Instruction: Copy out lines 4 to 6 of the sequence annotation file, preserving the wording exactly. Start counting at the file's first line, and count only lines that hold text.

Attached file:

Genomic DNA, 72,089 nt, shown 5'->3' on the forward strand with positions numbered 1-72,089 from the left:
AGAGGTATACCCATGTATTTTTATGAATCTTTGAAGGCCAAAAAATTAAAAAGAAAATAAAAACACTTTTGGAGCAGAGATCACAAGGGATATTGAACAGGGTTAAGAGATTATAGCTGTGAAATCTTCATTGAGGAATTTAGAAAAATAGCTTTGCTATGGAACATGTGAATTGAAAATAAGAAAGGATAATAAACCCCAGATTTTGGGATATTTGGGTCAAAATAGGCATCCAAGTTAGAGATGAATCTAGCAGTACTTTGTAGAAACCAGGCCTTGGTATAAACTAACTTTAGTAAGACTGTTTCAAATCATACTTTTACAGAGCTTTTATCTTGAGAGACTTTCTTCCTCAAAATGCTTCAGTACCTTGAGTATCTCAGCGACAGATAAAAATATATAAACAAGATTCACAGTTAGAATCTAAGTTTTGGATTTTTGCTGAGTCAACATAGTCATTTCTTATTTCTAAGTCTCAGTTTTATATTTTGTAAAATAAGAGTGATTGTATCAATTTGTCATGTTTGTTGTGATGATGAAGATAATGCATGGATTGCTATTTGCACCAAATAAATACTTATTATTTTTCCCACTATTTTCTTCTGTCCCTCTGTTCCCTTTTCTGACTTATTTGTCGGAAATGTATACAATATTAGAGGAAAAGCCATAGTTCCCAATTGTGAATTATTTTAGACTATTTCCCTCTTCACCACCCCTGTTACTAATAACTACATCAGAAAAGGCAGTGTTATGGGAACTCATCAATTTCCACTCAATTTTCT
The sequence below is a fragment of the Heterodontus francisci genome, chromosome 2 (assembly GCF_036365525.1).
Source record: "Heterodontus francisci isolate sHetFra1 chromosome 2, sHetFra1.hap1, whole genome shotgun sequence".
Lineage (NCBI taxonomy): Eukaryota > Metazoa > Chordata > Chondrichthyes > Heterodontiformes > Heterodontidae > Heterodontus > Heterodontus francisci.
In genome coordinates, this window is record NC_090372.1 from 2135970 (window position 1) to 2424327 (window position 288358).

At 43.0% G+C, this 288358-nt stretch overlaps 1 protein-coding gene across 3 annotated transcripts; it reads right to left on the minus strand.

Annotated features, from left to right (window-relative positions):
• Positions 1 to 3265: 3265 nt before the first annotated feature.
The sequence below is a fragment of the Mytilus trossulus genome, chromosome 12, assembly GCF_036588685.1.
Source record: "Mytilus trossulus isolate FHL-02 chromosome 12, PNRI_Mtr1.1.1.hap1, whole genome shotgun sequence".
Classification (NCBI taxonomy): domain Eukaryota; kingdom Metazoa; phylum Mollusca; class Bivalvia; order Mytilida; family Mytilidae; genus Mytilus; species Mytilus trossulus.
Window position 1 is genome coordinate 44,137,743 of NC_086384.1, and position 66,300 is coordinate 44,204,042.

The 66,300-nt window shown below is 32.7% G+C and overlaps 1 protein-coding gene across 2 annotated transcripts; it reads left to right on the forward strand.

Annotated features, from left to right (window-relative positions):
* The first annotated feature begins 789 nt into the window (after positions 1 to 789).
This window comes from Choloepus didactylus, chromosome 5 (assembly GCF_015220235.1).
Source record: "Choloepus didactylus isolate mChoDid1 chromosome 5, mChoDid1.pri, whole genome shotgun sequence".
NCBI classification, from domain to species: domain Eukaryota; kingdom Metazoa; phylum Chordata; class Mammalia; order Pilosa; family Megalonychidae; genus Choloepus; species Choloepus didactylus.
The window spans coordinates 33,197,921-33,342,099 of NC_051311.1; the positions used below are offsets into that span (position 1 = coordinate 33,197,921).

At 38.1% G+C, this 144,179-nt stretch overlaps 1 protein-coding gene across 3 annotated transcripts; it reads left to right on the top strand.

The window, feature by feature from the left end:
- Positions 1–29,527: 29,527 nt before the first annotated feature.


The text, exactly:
Source record: "Heterodontus francisci isolate sHetFra1 chromosome 2, sHetFra1.hap1, whole genome shotgun sequence".
Lineage (NCBI taxonomy): Eukaryota > Metazoa > Chordata > Chondrichthyes > Heterodontiformes > Heterodontidae > Heterodontus > Heterodontus francisci.
In genome coordinates, this window is record NC_090372.1 from 2135970 (window position 1) to 2424327 (window position 288358).